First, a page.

do anything that looks like normal yet but they're getting there, but they they live. Avoid certain people and places and situations that remind him of the tragedy. They stuffed their emotional responses down a little bit and kind of purposely numbed them among them among these people, I spent as much just one thousand and ten days to two weeks with with these each of these survivors, I went to them and spin intensive time in interviews with them in, and I found it in the almost in every case, the first day or so was spent just listening to a story that they'd told one thousand times and after that they started increasingly, for the next couple of weeks had to answer
questions that sometimes they hadn't even thought about before and they had to, they had to summon up emotions that they they had pushed down. In many cases, of course, you can imagine we're doing interviews and I would often say: hey: let's go get some lunch or let's go get some dinner or something in the cases of, for instance, Keith Martins from them Ronald or on a gratia up from the lobbies cafeteria they were, they were visit really nervous about going to a restaurant sure, and in even though they would always go there. I would allow always noticed them watch the door. You know positioning themselves in what they believed was a safe location and in in both of those cases. We are no twenty or more years past the event, but that's how hawn
these people are. Many of them turned alcohol and drugs to kind of dull, their pain and, and this sense of helplessness that they have most of them developed, survivor guilt. They didn't understand and couldn't compute why they survived when other people didn't most of them need to talk about their experiences or did need to talk about the experiences, but people around them, sometimes frustrated that or or in some of the successful cases made it possible. So I came to the conclusion that
of a survivor of this kind of event really need somebody did to listen to them, and I hope that some of the survivors of the Tucson tragedy have those people. The fact is, some of these people will some of the survivors that go through this. They just never survive, they just never recover really. They, they kind of just stop and just wait to die. Do they have already died now they just need to stop walking around an that's. The sad part of this. Many of the people that I considered for this book
had had stalled out in that and were not recovering. So I think that that's desert sad part of this, but the good stuff, the lucky ones. I think they make a certain piece with with their monsters. In this way. I talk about forgiveness, I'm not really talking about it in religious terms or faithful terms. I'm talking about it, and most of these survivors would wouldn't talk about it as a religious element. They would talk about it as kind of realization that they couldn't move forward. Until there monsters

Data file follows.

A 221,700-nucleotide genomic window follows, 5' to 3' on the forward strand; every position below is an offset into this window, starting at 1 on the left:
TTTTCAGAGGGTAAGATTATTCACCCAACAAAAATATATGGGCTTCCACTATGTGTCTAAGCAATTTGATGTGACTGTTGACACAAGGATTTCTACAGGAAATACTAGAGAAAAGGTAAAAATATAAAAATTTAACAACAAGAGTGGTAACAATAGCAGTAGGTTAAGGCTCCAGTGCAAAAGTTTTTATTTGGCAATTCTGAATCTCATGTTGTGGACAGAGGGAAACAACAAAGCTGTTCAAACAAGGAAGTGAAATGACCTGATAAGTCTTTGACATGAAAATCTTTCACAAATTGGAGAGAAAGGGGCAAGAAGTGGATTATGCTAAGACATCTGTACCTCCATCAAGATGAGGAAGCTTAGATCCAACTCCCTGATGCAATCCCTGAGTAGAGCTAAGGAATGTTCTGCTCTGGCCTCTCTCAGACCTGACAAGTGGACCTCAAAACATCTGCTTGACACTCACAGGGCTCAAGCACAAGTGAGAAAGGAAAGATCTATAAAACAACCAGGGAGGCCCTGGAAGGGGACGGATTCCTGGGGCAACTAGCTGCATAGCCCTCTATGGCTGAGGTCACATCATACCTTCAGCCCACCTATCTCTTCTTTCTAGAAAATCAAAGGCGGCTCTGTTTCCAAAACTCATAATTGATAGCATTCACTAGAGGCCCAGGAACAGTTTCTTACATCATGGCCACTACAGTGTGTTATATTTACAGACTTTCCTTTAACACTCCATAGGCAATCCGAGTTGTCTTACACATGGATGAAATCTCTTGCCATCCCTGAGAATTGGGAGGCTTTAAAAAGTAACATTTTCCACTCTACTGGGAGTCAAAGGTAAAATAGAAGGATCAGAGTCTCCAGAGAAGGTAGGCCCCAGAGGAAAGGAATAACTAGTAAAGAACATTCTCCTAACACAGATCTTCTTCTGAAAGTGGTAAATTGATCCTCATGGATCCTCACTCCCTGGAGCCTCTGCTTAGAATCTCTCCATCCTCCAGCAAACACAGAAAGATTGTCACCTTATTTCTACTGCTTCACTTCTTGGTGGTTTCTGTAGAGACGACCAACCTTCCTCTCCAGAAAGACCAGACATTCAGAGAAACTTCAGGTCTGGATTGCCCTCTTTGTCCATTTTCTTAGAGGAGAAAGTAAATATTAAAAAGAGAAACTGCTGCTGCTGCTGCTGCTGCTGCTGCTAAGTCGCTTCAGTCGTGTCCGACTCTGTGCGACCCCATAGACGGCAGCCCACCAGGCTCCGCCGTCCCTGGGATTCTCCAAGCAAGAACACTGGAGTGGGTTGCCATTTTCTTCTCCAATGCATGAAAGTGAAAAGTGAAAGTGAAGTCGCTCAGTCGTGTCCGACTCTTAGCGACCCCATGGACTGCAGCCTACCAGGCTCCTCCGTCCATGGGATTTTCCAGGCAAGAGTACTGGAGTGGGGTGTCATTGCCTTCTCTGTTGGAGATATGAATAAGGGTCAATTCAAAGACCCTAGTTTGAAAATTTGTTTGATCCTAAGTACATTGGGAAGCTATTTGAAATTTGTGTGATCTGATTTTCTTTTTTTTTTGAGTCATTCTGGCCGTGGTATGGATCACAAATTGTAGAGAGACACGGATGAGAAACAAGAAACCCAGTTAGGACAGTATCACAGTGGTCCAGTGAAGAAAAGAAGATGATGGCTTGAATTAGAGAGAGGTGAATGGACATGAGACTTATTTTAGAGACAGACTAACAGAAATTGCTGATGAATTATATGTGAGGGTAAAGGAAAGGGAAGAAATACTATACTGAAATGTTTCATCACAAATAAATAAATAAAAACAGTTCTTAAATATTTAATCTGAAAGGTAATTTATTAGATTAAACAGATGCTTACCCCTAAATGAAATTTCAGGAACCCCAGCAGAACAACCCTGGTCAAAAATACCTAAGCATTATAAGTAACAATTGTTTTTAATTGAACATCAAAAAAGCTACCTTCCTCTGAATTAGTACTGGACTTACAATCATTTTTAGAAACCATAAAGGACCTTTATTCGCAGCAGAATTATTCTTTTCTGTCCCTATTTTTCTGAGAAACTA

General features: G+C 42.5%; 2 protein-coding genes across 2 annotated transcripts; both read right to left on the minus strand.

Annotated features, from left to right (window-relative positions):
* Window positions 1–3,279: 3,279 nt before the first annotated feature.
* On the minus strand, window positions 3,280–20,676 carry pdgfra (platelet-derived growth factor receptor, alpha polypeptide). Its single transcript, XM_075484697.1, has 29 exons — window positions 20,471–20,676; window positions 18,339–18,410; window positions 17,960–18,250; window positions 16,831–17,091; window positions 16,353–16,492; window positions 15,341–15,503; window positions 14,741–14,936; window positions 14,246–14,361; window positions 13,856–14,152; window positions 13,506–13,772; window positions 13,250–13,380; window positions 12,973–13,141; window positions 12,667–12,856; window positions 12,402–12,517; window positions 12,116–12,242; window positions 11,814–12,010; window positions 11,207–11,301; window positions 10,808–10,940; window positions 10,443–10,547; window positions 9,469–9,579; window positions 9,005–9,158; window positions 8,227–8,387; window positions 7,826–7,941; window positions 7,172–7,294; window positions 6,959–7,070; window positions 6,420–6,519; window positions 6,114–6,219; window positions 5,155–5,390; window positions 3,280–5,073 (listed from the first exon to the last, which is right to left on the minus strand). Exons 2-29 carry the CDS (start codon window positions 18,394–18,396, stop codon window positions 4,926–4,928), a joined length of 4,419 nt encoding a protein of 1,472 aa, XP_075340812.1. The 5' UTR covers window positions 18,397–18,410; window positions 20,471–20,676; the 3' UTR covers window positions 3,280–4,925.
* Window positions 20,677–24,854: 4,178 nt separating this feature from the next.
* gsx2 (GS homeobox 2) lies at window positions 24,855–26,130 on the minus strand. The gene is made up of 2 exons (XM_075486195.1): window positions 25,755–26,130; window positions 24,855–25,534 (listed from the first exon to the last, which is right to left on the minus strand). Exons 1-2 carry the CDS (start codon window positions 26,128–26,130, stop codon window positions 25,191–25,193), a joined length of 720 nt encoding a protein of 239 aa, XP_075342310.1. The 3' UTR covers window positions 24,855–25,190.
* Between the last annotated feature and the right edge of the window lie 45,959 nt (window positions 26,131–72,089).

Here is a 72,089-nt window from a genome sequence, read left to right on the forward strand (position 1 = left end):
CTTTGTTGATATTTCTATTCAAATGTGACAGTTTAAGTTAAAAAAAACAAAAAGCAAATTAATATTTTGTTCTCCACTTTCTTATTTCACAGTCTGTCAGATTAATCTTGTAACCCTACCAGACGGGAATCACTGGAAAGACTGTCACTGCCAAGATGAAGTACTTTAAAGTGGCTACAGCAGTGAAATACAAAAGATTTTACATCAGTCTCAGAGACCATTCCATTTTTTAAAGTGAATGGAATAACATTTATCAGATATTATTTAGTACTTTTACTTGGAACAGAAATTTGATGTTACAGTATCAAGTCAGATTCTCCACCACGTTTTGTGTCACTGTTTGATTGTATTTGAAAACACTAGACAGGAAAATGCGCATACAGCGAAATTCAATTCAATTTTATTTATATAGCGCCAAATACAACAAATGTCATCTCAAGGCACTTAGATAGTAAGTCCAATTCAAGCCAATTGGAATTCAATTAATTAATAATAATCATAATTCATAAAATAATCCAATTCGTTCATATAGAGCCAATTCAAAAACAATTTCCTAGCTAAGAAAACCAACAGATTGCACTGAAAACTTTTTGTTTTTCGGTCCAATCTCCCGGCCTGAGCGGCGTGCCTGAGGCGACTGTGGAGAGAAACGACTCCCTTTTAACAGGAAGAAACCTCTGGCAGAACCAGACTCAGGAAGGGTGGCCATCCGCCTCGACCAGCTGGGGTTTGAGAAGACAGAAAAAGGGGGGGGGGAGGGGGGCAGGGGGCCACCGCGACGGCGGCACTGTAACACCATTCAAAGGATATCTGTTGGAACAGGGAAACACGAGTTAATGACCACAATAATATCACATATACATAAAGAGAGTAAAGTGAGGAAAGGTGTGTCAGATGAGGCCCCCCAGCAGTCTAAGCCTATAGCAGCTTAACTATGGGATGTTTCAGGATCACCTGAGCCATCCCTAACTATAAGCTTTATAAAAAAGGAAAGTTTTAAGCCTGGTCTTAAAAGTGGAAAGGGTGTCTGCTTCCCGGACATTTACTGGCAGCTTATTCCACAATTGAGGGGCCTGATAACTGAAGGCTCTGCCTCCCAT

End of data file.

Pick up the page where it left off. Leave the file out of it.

no longer played a role in their life, or at least didn't play a starring role, they came to know that you know they couldn't possibly hope to regain any of their equilibrium. Uh you know, unless they sort revoked permission for Charles Whitman and James Puberty and Derrick Todd Lee to influence their choices anymore. Now these people haven't forgotten what happened? You know any accepting one case among these ten. They absolved their killers or there would be killers. Kevin said it's ok. I understand they don't feel that way, but I think each of them
Each of them has has limited their monsters roles in their life and and ass. You know, I think, a step in the right direction for them Ann. Now, in each of them, each of them understands that they got a gift on that day. They were. They were given life when people all around him were dying. Ann in that sense, when I finish this book, I had this sense that if these ten people can recover kind of get back to normal, then the rest of us have hope. Right now. I wanted to talk about because you Talking about how the survivor recovers- and you talk about some of the bad elf, it's obviously the obvious bad elements, but a lot of these care. There is in this Balkan, including start with this trials coin. Is it these people were married and had children, so it
least, in my mind, that seems to be a good sign of recovery. If you move on enough to find a made, they can deal with you despite this. These nightmares in this certainly post dramatic stress disorder from all of these people. But the thing is what you had said was that most of these people somehow put him away at least try to not have an effect on. They didn't to absolve themselves of this, but Charles Cohen wanted to see this person lead this planet or or so he was a little bit different, but I find it does this actually to start the book. All the stories are fascinating, but especially I thought was Charles Cohen story because, like you say at twelve years old- and I think that if you could talk a little bit about just the day in question to that, he thought that maybe his mother had just died. His grandmother, I believe, rose, had put him in the closet to hide, but his horror started progress.